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The arrival of spring and summer means that those of us with gardens are about to have arms overflowing with fresh produce! And even if you don’t have your own garden, farmers’ markets and produce co-ops are another way to find inexpensive produce to feed your family. The problem comes when you have more than you can eat before it starts to go bad! Today I’m going to share some basic tips on how to freeze fresh vegetables so you can enjoy them all year long.
Before we jump into everything, realize that this can be very small. If you grab a deal on Squash, you can easily freeze an extra bag or two. So don’t just think this applies to folks with squash coming out of their ears!!
How to Freeze Fresh Vegetables
For many vegetables, it’s necessary to blanch them before you freeze them. Blanching is a process where you place vegetables in boiling water for a short period of time (see times for each vegetable in our printable guide), then remove them and place them in ice cold water to stop the cooking process. Blanching helps preserve the quality of the vegetable while it’s in the freezer.
Use a stock pot to boil water. While the water boils, prepare a large bowl of ice water near the stove. Once the water is boiling, place prepped vegetables in the stockpot (it’s easiest to use a metal strainer or mesh colander to do this). Once the vegetables have stayed in the water for the determined amount of time, remove them from the pot and immediately put them into the ice cold water for the same amount of time they were in the boiling water. Then dry them or let them air dry before putting them in the freezer.
Some vegetables don’t need to be blanched before freezing—those are noted on the printable guide at the end of the post!
Canning is another option for preserving fresh vegetables. You can check out a post on canning I did a bit ago if you’re interested in that method. It’s also super easy, but freezing definitely takes less up front gadgets and containers.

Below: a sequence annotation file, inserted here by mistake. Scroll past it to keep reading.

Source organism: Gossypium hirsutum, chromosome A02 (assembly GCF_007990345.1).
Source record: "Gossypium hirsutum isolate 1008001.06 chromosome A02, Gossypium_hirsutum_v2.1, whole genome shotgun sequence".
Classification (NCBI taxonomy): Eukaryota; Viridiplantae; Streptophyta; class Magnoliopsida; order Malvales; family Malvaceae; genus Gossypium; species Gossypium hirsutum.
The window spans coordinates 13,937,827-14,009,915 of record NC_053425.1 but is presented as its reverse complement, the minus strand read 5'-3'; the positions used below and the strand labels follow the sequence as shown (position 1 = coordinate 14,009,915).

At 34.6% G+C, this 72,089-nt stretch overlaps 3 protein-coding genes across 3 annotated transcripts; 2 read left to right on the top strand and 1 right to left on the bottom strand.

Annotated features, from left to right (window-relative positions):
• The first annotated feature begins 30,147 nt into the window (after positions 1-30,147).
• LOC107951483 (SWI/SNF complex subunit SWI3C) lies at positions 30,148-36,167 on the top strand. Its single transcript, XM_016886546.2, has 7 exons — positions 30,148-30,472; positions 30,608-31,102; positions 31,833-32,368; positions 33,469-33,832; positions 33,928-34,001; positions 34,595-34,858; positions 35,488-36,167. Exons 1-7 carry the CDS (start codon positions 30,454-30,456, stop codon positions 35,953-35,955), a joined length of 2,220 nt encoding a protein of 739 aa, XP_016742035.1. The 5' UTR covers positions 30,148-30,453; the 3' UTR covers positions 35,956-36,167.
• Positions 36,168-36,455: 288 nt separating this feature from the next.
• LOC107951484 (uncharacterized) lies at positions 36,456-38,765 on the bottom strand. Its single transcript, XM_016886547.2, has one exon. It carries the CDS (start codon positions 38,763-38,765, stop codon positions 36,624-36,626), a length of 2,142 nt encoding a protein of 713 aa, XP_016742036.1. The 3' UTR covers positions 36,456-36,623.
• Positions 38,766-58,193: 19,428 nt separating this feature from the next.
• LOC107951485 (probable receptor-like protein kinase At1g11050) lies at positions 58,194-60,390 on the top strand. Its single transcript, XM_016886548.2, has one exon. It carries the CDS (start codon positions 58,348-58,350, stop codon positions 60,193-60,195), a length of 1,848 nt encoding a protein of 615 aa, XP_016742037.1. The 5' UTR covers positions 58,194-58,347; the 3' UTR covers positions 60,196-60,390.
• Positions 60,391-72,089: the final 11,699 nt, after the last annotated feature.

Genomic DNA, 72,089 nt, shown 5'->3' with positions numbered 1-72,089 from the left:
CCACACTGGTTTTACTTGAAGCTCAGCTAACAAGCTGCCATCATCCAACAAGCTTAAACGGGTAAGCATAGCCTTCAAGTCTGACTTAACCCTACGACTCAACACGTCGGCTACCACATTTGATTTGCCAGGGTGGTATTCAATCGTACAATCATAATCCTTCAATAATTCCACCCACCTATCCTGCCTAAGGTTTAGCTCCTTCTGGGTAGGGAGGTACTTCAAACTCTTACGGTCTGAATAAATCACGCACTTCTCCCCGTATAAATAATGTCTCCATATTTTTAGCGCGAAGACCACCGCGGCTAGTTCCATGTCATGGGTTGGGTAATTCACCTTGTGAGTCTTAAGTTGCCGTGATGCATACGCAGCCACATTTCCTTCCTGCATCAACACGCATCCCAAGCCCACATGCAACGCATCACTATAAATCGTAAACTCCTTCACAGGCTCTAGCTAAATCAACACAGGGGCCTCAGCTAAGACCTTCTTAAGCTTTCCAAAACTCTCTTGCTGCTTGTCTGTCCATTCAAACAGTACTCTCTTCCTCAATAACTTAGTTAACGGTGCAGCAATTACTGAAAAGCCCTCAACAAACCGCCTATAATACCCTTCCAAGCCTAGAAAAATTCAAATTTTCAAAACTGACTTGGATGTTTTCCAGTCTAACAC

You can choose how you want to freeze your vegetables once you’ve blanched them (if necessary). The best way to freeze is either in a Ziploc bag (if you plan to use them soon) or vacuum sealing. You can buy a vacuum sealer on Amazon for about $60, but you will save much more than that in the long run, because you can also use it to vacuum seal meat that you buy in bulk.
My rule of thumb is that ziploc freezer bags are good for storing 6 weeks or less, and anything over that needs to be vacuum sealed.
If you are freezing in a Ziploc bag, you want to make sure you remove as much air as possible. This will keep the vegetables from freezer burn. There are two methods folks recommend: The straw method involves using a straw to suck out as much air from the bag before sealing it. To use the water displacement method, place the bag down into a sink or bowl full of water. This will force the air up until you can seal the bag (be careful not to get any water in the bag!). Personally pushing on the bag works for me.
Be sure to label your items once you have them ready for the freezer! While it may seem obvious right now what’s in each bag, in a few months you’ll be thankful you labeled them. Sharpies really don’t cut it long term, so grab a pack of mailing labels and do it right. Your future self will thank you when you don’t accidentally though pork thinking it was beef…
- For some vegetables, you may want to freeze them in a single layer on a sheet pan first, and then once they have frozen, move them to freezer bags so you can pull out the amount that you want.
- Freeze the vegetables in the portion sizes that you plan to use them.
- Consider freezing some vegetables together for future use in stir fries, casseroles, soups, etc. (For example, peppers, carrots and onions would go well together)
Now that you know how to blanch vegetables, you can print out this handy guide and keep it in the kitchen. On the front there are instructions for how to prep vegetables for blanching and how long to blanch them. On the back, there’s a chart with how to freeze fresh vegetables that don’t need to be blanched.